The share of the world living in extreme poverty continues to shrink, but at a much slower rate, according to a new report by the World Bank.
The big picture: Only 10% of the world's population in 2015 lived on less than $1.90 a day, down from 11% in 2013. The World Bank predicts that share will be just 8.6% in 2018.
- The good news: "About half of the world’s countries now have poverty rates below 3 percent," according to the report.
- The bad news. The rate of decline has slowed globally, largely due to areas with high concentration of poverty such as in Sub-Saharan Africa, which is expected to still have a double-digit share of the population in extreme poverty by 2030.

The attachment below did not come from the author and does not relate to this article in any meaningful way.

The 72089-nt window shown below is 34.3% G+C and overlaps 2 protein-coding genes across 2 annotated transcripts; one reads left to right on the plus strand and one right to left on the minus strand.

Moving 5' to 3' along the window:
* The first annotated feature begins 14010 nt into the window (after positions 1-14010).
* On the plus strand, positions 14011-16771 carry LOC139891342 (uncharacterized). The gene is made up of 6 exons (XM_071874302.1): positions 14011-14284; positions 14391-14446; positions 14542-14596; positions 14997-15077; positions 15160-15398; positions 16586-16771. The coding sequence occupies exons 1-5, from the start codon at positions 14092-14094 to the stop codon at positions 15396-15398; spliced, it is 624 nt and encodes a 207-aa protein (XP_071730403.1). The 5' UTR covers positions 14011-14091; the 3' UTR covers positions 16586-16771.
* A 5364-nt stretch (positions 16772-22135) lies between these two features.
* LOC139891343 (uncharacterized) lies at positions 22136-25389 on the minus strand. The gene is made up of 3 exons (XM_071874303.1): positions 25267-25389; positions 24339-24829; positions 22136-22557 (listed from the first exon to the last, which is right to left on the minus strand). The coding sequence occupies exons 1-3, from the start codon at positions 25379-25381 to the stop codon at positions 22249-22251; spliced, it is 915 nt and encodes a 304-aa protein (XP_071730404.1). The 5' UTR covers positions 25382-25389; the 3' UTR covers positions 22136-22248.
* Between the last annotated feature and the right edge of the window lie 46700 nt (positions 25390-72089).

- In the Middle East and North Africa, the share of those in extreme poverty has risen above 3% over the past couple of years due to the conflict and violence in Syria and Yemen.
- Because of areas with extremely high rates of poverty, the goal of having less than 3% of the world live in extreme poverty within the next 12 years might be unattainable.
“[I]f we are going to end poverty by 2030, we need much more investment, particularly in building human capital, to help promote the inclusive growth it will take to reach the remaining poor.”— World Bank Group President Jim Yong Kim said in a statement